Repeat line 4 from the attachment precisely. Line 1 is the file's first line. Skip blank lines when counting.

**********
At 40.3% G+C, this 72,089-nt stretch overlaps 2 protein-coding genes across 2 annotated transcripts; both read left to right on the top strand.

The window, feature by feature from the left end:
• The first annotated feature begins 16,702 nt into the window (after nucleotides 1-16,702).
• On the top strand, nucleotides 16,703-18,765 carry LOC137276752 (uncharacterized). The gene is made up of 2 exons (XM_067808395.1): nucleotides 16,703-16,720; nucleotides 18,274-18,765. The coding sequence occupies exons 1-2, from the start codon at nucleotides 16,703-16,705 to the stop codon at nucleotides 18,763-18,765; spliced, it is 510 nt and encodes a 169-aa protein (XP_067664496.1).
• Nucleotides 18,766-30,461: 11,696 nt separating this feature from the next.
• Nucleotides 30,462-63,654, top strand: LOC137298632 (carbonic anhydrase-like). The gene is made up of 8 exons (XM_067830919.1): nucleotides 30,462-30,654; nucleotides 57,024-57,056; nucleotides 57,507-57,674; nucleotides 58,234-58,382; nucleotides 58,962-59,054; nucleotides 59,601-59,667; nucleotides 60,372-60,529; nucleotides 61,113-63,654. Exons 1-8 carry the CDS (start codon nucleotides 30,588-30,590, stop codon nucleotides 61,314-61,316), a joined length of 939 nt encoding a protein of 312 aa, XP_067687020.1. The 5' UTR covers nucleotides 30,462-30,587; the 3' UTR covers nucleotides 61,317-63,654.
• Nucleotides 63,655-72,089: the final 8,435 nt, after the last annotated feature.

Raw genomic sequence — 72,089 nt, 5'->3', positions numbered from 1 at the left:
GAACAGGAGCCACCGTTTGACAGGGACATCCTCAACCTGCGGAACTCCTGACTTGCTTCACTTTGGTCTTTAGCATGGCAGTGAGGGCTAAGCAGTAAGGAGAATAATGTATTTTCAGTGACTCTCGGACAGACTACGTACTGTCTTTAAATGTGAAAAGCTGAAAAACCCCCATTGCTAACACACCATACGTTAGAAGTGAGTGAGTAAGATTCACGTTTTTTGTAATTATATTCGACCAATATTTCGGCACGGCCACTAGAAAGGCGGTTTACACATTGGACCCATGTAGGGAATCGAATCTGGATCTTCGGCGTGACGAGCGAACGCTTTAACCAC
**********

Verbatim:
• On the top strand, nucleotides 16,703-18,765 carry LOC137276752 (uncharacterized). The gene is made up of 2 exons (XM_067808395.1): nucleotides 16,703-16,720; nucleotides 18,274-18,765. The coding sequence occupies exons 1-2, from the start codon at nucleotides 16,703-16,705 to the stop codon at nucleotides 18,763-18,765; spliced, it is 510 nt and encodes a 169-aa protein (XP_067664496.1).